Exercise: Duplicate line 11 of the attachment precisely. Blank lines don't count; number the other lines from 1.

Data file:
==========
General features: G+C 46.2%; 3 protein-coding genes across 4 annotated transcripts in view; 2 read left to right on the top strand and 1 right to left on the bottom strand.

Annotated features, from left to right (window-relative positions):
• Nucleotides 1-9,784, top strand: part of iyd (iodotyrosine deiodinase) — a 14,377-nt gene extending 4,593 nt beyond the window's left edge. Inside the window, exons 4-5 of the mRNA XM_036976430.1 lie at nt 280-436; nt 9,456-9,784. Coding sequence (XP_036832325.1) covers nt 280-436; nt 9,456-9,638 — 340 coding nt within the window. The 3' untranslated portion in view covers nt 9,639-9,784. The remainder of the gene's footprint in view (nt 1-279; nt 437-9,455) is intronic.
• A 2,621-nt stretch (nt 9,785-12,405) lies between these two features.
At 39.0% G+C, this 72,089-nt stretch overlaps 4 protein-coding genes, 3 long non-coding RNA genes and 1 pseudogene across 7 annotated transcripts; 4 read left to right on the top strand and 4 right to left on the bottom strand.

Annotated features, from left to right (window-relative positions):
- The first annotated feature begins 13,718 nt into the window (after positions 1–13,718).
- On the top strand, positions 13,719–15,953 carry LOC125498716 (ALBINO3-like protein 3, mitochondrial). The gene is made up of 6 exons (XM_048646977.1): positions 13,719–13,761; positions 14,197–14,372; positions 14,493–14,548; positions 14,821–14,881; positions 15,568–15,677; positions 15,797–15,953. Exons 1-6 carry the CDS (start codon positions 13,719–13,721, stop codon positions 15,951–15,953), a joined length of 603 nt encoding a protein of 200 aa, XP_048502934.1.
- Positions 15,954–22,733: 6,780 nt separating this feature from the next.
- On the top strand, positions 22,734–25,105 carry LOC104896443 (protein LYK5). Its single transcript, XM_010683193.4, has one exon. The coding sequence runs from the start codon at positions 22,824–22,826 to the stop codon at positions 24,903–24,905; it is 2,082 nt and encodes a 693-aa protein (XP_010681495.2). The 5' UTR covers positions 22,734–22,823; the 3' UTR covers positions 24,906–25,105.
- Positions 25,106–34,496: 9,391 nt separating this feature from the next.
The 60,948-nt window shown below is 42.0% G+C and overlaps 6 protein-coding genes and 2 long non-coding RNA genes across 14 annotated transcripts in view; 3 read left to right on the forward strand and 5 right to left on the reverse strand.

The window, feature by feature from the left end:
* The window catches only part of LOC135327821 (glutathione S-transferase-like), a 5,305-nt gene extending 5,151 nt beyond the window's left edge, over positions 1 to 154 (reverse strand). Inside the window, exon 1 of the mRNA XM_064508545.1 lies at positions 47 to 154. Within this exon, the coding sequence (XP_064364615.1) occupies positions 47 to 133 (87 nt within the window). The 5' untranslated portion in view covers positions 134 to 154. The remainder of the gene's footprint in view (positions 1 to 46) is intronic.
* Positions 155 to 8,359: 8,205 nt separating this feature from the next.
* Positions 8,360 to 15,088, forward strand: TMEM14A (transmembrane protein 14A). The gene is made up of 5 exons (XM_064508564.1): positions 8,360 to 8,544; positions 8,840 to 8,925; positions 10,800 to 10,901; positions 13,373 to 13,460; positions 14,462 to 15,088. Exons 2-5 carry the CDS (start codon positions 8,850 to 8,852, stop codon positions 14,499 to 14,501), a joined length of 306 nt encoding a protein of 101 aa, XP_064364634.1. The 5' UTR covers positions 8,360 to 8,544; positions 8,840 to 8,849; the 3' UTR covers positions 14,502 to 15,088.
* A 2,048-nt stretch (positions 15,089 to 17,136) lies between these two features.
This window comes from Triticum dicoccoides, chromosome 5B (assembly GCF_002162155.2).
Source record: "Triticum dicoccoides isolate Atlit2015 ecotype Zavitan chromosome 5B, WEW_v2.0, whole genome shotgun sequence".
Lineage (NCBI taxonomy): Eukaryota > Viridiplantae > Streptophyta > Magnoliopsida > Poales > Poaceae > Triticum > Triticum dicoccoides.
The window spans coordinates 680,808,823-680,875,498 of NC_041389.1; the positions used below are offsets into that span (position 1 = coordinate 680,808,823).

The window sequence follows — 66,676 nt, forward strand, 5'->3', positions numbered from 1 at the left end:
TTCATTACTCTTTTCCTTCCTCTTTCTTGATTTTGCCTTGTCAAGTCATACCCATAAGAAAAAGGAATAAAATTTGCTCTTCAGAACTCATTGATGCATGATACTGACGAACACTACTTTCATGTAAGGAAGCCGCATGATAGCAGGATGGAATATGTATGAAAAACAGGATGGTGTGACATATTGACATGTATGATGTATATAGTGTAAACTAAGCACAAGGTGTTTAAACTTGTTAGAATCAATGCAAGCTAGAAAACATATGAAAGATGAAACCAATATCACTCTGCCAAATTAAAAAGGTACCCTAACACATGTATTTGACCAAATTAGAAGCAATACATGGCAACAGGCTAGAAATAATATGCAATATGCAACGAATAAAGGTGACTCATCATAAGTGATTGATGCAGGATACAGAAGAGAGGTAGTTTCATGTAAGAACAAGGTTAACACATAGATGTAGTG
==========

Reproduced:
- Positions 25,106–34,496: 9,391 nt separating this feature from the next.